It is now 30 plus years since the Hawke Government de-regulated the financial services industry, floated the dollar and opened Australia up to the world. Given the importance of these decisions, there is now a need for a formal public review to assess the benefits. Undoubtedly, there are lessons that can be learned, which can help Australia respond to the changing global environment. Australia needs to position itself to the new world order that is evolving.
Shadow banking and disintermediation
The growth in shadow banking and disintermediation from the internet is a cause for concern for regulators globally. The macro-economic risk and cost need to be examined, as the trend is increasing which is diminishing the ability of central banks to effectively implement monetary policy.
RBA use of banks to implement monetary policy
Historically, banks have played a key role in implementing monetary policy by passing on cash rate changes to depositors and borrowers. More recently, the Reserve Bank of Australia (RBA) through Australian Prudential Regulation Authority (APRA) has been applying monetary policy. Specifically, APRA has required banks to change its loan serviceability rules to align them with the RBA’s monetary objectives.
With approximately 20 per cent of the developed world now with negative interest rates, a new global phenomena, the possible impacts need to be examined. A critical question not being publicly discussed is: Should monetary policy be used to transfer wealth from savers to borrowers?
In the past savers were rewarded which is consistent with sound economic policies. Will and should banks be allowed to pass on negative interest rates? In Denmark, after a number of years of negative rates, some mortgage holders are now being paid by the banks.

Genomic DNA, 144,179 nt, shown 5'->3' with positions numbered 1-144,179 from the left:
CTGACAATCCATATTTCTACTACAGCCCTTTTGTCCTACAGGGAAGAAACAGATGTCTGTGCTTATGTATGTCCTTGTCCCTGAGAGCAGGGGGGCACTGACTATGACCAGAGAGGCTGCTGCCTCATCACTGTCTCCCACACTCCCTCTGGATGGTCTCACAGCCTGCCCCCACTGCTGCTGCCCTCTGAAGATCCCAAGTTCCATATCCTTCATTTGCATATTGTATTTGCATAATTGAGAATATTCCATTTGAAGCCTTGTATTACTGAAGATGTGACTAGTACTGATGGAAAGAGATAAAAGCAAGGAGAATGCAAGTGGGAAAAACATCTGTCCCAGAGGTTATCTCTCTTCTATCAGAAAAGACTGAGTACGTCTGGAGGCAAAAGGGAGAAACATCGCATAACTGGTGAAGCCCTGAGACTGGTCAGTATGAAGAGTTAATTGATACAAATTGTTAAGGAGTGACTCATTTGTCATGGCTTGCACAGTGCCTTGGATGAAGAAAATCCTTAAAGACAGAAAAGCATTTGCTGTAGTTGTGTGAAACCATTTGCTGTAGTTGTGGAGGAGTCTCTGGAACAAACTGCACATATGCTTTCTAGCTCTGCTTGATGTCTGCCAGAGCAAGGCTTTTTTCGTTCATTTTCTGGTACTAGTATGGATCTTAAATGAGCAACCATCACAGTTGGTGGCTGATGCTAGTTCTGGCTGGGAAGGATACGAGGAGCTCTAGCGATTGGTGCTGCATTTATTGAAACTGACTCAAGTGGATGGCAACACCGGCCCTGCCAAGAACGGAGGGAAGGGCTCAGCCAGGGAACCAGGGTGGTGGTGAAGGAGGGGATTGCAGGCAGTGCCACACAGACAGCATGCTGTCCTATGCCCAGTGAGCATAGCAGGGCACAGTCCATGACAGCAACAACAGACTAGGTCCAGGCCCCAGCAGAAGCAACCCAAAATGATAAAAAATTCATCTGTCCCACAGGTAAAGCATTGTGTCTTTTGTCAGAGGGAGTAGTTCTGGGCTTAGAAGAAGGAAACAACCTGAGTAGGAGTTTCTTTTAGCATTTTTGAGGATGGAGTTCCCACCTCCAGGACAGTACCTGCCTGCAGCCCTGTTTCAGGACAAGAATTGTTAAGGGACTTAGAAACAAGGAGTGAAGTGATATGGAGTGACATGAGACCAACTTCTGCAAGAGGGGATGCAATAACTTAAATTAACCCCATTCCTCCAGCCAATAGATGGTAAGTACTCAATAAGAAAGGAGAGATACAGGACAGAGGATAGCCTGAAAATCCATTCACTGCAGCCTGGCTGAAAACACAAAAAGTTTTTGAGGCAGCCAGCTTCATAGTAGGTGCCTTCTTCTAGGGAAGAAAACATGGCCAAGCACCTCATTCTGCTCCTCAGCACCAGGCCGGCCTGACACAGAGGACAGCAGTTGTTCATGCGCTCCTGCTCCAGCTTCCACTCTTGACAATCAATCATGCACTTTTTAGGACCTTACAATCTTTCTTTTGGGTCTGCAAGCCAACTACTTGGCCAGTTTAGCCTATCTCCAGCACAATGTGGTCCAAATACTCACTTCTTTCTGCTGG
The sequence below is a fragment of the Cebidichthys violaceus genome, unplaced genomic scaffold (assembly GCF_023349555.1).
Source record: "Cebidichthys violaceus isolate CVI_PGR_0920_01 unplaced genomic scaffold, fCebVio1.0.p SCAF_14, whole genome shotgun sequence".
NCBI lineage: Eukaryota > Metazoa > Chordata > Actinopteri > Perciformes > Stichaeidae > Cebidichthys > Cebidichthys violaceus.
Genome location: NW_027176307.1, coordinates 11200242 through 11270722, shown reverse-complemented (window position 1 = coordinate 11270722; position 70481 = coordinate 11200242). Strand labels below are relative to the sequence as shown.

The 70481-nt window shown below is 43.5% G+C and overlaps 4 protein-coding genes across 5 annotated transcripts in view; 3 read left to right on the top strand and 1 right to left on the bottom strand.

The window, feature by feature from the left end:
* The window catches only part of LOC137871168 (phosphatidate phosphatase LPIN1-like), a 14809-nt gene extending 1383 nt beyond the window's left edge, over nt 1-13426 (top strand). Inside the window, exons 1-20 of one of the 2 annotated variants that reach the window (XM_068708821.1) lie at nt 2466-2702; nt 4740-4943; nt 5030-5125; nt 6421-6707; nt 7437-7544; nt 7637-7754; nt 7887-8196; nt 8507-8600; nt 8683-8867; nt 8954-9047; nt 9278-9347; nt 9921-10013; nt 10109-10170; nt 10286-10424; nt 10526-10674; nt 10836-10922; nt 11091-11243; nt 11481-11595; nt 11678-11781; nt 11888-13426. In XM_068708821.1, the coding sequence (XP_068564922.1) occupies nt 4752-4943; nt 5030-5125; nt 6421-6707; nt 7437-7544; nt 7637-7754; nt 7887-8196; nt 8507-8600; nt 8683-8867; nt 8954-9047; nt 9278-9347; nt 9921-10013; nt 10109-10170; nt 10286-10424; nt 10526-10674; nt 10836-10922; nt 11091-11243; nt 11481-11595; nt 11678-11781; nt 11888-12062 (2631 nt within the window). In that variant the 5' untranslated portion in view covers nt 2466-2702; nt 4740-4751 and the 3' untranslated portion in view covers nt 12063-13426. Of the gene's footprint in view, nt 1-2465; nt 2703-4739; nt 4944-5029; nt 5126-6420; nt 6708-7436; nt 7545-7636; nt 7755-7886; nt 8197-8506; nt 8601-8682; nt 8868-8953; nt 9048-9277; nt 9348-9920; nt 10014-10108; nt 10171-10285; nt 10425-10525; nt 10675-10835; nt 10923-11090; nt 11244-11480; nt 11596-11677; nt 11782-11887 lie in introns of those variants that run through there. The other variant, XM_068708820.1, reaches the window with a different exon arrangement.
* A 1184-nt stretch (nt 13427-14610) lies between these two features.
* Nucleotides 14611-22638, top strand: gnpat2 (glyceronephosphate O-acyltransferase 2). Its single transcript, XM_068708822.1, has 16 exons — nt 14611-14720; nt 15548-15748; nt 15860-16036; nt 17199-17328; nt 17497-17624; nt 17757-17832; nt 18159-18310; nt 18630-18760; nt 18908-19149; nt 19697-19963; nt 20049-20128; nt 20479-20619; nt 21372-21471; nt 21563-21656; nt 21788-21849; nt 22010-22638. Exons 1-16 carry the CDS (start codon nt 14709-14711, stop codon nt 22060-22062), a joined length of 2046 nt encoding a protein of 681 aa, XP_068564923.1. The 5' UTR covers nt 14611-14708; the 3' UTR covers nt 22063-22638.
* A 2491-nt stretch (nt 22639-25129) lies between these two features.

The size of the financial services sector
In July 2012, BIS examined Organisation for Economic Co-operation and Development (OECD) countries and determined that if a financial services sector is too small then an economy was not achieving optimum growth. Conversely, if the financial services industry is too large then it is a drag on economic growth.
BIS concluded that Australia’s financial services sector is too large, and since the report was published its size as a proportion of our economy has increased further. The trend is in the wrong direction and it will take years for other sectors of the economy to increase their share; thereby reduce the financial services component. Iceland found out the hard way when an economy is grossly overbanked.
Circulatory and Inter-dependence
The major banks are the four largest companies by market capitalisation on the Australian Securities Exchange (ASX). Consequently, superannuation and institutional funds must invest in them either directly or indirectly through index funds. Given moral hazard and 'too big to fail' this circularity and independence is a risk to the Australian economy that is not being debated.
Regulators are applying band aid policy decisions to address this risk. Unfortunately, these decisions continue to shore up the status quo, which is just 'kicking the can down the road'. Simply, a Royal Commission is needed to examine the macro-level issues outlined above as they are structural matters that impact on our future prosperity.